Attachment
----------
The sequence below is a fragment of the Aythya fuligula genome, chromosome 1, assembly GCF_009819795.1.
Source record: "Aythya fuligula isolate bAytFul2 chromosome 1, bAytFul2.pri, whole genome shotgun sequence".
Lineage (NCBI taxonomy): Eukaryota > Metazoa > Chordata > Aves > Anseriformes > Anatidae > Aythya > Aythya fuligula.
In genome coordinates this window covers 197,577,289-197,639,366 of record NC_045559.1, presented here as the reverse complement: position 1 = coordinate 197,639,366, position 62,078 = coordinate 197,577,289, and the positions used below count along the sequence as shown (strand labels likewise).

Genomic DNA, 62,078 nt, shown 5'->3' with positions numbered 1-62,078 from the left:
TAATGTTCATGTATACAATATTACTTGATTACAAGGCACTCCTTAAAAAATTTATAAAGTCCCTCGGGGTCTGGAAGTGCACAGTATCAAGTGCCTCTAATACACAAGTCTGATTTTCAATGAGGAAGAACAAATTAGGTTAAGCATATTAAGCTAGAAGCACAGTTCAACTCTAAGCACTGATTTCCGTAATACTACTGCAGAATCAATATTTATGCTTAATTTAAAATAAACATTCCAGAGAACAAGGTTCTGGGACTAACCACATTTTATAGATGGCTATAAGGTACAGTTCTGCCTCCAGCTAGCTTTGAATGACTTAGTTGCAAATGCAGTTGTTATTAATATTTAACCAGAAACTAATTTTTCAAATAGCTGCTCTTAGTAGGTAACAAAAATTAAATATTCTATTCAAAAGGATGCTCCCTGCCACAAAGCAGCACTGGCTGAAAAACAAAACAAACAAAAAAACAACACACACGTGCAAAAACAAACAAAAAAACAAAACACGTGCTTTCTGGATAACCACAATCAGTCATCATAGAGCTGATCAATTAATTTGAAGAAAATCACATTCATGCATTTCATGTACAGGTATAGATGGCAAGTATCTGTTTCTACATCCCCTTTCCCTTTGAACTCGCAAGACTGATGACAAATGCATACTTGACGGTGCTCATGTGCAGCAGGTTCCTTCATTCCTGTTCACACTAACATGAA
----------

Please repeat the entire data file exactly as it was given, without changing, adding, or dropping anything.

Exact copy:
The sequence below is a fragment of the Aythya fuligula genome, chromosome 1, assembly GCF_009819795.1.
Source record: "Aythya fuligula isolate bAytFul2 chromosome 1, bAytFul2.pri, whole genome shotgun sequence".
Lineage (NCBI taxonomy): Eukaryota > Metazoa > Chordata > Aves > Anseriformes > Anatidae > Aythya > Aythya fuligula.
In genome coordinates this window covers 197,577,289-197,639,366 of record NC_045559.1, presented here as the reverse complement: position 1 = coordinate 197,639,366, position 62,078 = coordinate 197,577,289, and the positions used below count along the sequence as shown (strand labels likewise).

Genomic DNA, 62,078 nt, shown 5'->3' with positions numbered 1-62,078 from the left:
TAATGTTCATGTATACAATATTACTTGATTACAAGGCACTCCTTAAAAAATTTATAAAGTCCCTCGGGGTCTGGAAGTGCACAGTATCAAGTGCCTCTAATACACAAGTCTGATTTTCAATGAGGAAGAACAAATTAGGTTAAGCATATTAAGCTAGAAGCACAGTTCAACTCTAAGCACTGATTTCCGTAATACTACTGCAGAATCAATATTTATGCTTAATTTAAAATAAACATTCCAGAGAACAAGGTTCTGGGACTAACCACATTTTATAGATGGCTATAAGGTACAGTTCTGCCTCCAGCTAGCTTTGAATGACTTAGTTGCAAATGCAGTTGTTATTAATATTTAACCAGAAACTAATTTTTCAAATAGCTGCTCTTAGTAGGTAACAAAAATTAAATATTCTATTCAAAAGGATGCTCCCTGCCACAAAGCAGCACTGGCTGAAAAACAAAACAAACAAAAAAACAACACACACGTGCAAAAACAAACAAAAAAACAAAACACGTGCTTTCTGGATAACCACAATCAGTCATCATAGAGCTGATCAATTAATTTGAAGAAAATCACATTCATGCATTTCATGTACAGGTATAGATGGCAAGTATCTGTTTCTACATCCCCTTTCCCTTTGAACTCGCAAGACTGATGACAAATGCATACTTGACGGTGCTCATGTGCAGCAGGTTCCTTCATTCCTGTTCACACTAACATGAA